This is somewhat off topic ... call me a Ludite but I prefer the powerpacks. I would have to figure out a new way to carry extra powertubes ,which I suppose would not be that difficult but I like the handle on the powerpack. I know they will be phased out since the powertubes can already hold 625 but if I have to switch batteries anyways I might switch over to a Shimano powered bike when the time comes.
Well, my Trek bike is the Cross-Rip E with 2 powerpacks. Right now it is set up without fenders or rack and 700 x 40 gravel tires. Come spring, the road tires will go back on and the rack for long trips and need for a spare battery so I prefer the powerpack as well. I think it adds more versatility to the bike.
 

Solom01

Well-Known Member
I suggest you Google Cummins Diesel in Bloomington, Indiana to see that Diesel engine manufacturers all over the world did the same thing. Cummins was fined and had a major recall. Volkswagen just had the deep pockets and were an easy target. Here’s a list of manufacturers besides Cummins. https://en.m.wikipedia.org/wiki/Diesel_emissions_scandal
Thus reinforcing what I said - there is no good or bad product based on country of origin. By the way, a lot of the Germans are in jail for these violations, I don't recall anyone else doing jail time. Every other car - not truck - manufacturer had to use bluetech additive to achieve emissions goals, only the Germans sold cars in the US without it which they claimed was due to their advanced technical prowess - which I guess is true, no other manufacturer was as good at cheating.
 

Kandahah 2020

New Member
I didn't quote you or intend to imply anything about your experience. Just a general comment. I have seen it all. The guy that stuck his key in the charge port considered himself adept. (I've had two incidents and read of several more)
But PLEASE, do not take this as any sort of personal affront.
In reading this thread and others regarding this battery issue, I noticed that some users remarked that the battery stayed in place if the lock was disengaged before replacing the battery. I can only report on what I've read. And I could be completely off base. But IMNSHE I've seen designs that required a step in the process that was left to what makers assumed was logical but end users didn't find it so.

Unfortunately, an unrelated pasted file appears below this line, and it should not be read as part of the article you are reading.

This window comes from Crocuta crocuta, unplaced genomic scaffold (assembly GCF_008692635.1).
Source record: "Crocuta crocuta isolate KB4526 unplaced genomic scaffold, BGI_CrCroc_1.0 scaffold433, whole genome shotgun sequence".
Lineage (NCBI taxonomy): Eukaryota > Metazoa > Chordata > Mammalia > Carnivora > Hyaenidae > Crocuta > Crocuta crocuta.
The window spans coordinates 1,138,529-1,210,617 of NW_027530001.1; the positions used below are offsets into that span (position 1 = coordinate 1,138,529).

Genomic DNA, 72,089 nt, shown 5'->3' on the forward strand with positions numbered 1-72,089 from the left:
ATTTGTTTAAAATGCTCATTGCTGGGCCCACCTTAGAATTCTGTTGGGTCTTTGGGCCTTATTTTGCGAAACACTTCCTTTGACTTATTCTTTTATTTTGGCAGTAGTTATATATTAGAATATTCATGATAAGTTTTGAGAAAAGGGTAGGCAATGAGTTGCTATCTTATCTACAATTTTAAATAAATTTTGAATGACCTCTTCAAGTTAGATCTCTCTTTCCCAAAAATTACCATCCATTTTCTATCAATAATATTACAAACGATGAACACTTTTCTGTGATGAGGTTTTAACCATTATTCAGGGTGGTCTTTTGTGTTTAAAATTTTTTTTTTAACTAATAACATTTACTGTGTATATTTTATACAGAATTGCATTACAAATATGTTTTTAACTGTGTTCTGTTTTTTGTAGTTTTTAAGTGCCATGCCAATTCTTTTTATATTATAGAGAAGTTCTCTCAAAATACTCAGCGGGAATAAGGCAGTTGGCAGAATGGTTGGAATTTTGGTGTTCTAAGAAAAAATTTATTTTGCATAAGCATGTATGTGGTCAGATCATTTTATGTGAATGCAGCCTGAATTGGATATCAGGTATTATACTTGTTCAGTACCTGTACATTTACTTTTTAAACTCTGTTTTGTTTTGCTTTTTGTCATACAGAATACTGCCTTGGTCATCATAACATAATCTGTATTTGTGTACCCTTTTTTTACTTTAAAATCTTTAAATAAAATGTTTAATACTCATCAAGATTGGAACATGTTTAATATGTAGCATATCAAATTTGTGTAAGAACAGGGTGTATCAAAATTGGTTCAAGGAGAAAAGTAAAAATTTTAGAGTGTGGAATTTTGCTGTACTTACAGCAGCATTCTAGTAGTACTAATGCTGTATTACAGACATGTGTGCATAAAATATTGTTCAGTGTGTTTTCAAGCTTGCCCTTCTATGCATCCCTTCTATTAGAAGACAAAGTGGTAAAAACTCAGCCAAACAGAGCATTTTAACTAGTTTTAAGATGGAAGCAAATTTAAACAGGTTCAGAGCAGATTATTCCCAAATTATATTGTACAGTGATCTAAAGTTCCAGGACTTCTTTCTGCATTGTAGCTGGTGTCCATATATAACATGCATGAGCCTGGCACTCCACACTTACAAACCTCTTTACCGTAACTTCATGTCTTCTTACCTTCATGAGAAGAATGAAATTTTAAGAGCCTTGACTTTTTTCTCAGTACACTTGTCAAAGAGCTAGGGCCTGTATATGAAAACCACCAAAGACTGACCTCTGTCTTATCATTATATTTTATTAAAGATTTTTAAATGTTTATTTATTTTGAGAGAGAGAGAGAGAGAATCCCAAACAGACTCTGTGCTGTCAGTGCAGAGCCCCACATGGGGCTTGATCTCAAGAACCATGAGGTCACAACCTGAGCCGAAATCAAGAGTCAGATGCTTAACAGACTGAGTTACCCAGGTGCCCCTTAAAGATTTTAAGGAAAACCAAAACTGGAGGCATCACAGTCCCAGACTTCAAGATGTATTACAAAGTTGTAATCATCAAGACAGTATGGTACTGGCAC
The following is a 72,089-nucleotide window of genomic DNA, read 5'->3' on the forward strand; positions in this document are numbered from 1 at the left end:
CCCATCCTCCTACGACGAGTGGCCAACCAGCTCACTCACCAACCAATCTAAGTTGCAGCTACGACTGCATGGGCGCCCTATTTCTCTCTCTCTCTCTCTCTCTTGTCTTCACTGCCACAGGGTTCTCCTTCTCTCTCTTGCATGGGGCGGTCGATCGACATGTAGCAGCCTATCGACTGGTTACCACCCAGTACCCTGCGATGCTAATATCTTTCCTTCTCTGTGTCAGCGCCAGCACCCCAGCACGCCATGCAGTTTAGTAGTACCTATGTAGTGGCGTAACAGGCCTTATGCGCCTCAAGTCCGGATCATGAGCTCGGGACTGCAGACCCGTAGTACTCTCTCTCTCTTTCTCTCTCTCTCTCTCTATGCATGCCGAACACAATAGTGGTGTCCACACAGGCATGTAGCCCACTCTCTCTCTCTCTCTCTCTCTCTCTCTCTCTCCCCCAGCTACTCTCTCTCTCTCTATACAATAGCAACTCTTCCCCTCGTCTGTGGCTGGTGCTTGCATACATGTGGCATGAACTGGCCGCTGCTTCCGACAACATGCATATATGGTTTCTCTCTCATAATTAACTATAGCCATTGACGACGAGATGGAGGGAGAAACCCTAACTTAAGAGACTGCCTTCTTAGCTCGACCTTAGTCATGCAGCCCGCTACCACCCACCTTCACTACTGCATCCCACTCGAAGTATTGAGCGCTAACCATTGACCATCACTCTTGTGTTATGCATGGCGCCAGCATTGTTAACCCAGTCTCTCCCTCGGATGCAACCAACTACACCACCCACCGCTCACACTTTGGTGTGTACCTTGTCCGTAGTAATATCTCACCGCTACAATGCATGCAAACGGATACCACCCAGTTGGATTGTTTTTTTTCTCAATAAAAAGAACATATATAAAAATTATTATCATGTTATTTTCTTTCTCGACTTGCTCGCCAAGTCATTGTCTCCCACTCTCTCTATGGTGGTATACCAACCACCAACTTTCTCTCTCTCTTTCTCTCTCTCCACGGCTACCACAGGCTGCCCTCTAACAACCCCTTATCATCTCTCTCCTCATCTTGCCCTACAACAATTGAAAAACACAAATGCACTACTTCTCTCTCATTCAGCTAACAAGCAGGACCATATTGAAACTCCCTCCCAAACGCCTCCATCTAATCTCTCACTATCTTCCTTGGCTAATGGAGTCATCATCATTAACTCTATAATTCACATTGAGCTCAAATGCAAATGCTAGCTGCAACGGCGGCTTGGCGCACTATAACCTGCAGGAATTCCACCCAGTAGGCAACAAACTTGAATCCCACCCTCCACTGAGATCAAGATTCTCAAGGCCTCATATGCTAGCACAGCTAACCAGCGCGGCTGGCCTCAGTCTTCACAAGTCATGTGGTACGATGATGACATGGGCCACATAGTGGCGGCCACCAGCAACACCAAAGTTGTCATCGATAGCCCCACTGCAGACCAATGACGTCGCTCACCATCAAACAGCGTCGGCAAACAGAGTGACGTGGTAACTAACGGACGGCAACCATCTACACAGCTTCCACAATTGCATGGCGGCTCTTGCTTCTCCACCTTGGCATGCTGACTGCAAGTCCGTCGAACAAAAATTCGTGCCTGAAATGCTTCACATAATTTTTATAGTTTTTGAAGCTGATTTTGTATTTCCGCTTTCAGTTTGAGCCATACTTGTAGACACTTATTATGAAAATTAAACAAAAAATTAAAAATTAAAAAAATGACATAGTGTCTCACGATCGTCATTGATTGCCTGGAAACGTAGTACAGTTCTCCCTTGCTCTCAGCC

You implied that unlocking prior to seating could be a solution? Was it?

This response from the fellas' dealer is what I would have expected to do. IME latching mechanisms and their associated parts are often unobtanium for many battery packs. I would have always unlocked and inserted and tested the firmness.
But, again, only because any failures on my bikes are my fault.

Is there a technique that solves the problem?
Hi.i had a problem with the locking mechanism on my new trek allant +7.took it back to the lbs and under 5 minutes had it adjusted and now works perfect.
 

Mulezen

Well-Known Member
I got my Allant 9s back from LBS last week after losing the battery hitting pothole. I assumed at the time that somehow it was my fault since the bike was new to me. A week or two later the battery began giving me fits to actually connect. LBS checked it out, battery diagnostics were fine, tech had no problem connecting power. They did order a new cover at my expense. Now after two great rides I am having the connection problem again. I just called LBS who will look into it with Trek. They did say they actually spoke with rep when it was in for the issue. No problem with LBS who are responsive...just with the bike which is great when working